Former CIA employee Mary Embree discusses the infamous heart attack gun. The weapon was first made public during the Church Committee hearings in 1975. Very lethal and untraceable, using this weapon a murder is made to look natural. There is little doubt that the CIA has most likely improved upon it since the 1970’s.
Although the heart attack was first revealed to large parts of the public through the Church Committee in 1975, the research behind this gun is much older.
The CIA had a relationship with the Special Operations Division at Fort Detrick since May 1952 and from there obtained poison dart guns and similar items. Such guns, as the heart-attack gun could look like a pistol, but there were also versions which were disguised as a cane, fountain pen, or umbrella.
This clip is an excerpt from “Secrets of the CIA” 1998
Those darts could be coated with various toxins. AFAIK the name of the alleged untraceable cardiotoxin (it could probably be detected with modern methods anyway,) was never given to the public by Mary Embree.
An Applied Science and Analysis newsletter goes into great detail as to the actual chemical composition of the chemicals most likely used.
It is possible that Mary Embree was talking about Saxitoxin. Here is how high doses of Saxitoxin effect the heart of cats: Toxic effects, pharmacokinetics, and clearance of saxitoxin, a component of paralytic shellfish poison (PSP), in cats.
Low doses of STX made no difference in hemodynamics parameters. In contrast, high doses drastically reduced blood pressure, produced myocardial failure and finally cardiac arrest.
Saxitoxin can enter the body via open wounds and a lethal dose of 0.05 mg/person by this route has been suggested. Saxitoxin is 1,000 times more toxic than the potent nerve gas sarin. Saxitoxin is a potent neurotoxin that specifically and selectively binds the sodium channels in neural cells. Thus, it physically occludes the opening of the Na+ channel and prevents any sodium cations from going in or out of the cell. Since neuronal transmittance of impulses and messages depends on the depolarization of the inside of the cell, the action potentials are stopped, impairing a variety of bodily functions, including breathing. Saxitoxin acts in a similar manner to Botulinum toxin because it is a cholinergic agonist that inhibits the release of acetylcholine at synapses in the peripheral nervous system. Human nerves are especially sensitive to the toxins and in the early stages of PSP, victims experience tingling and numbness of the mouth, tongue, face and extremities. Nausea and vomiting may accompany the above symptoms. In severe cases, the patient will exhibit advanced neurological dysfunction such as ataxia, weakness, dizziness, numbing of the lips, mouth and tongue, fatigue, difficulty breathing, and sense of dissociation followed by complete paralysis. The diaphragm and the diaphragm may stop working and death can occur after cardio-respiratory failure. –ASA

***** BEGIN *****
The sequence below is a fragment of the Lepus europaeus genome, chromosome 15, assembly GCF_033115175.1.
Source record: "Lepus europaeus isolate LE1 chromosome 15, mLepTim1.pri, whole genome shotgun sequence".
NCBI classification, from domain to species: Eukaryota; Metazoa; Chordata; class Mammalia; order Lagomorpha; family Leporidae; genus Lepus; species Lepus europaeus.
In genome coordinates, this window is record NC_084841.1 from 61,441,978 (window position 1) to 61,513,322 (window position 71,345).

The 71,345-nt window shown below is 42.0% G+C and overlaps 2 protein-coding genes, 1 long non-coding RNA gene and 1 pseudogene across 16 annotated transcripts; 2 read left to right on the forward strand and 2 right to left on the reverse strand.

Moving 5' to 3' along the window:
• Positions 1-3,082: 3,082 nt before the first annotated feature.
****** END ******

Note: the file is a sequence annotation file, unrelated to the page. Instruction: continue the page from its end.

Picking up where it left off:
The actual dosage is dependent upon what amount of toxin could be attached to a single dart. If directly injected into the bloodstream, about 50 µg might be enough to kill an average-sized man. For a faster cardio-respiratory failure the amount needed would probably be much higher. Saxitoxin is also listed under cardiotoxins in the Wikipedia entry.
In 1960, the CIA purchased from the Army at Fort Detrick, Maryland a poison-dart weapon system, consisting of small flechette-type projectiles, self-propelled by solid-state rocket fuel, and launched by a series of devices, including umbrellas. The flechettes were about 5mm in diameter and about an inch long. The poisons carried were of two types. One was a lethal poison, apparently used against enemies in Vietnam. The other was a quick-acting, paralyzing poison that took effect in less than two seconds and lasted for several hours. This was intended for use against dogs guarding a secured enemy area. It had to cause paralysis fast enough to prevent the dog from barking.
The flechettes were about 5mm in diameter and about an inch long. The poisons carried were of two types. One was a lethal poison, apparently used against enemies in Vietnam. The other was a quick-acting, paralyzing poison that took effect in less than two seconds and lasted for several hours. This was intended for use against dogs guarding a secured enemy area. It had to cause paralysis fast enough to prevent the dog from barking.
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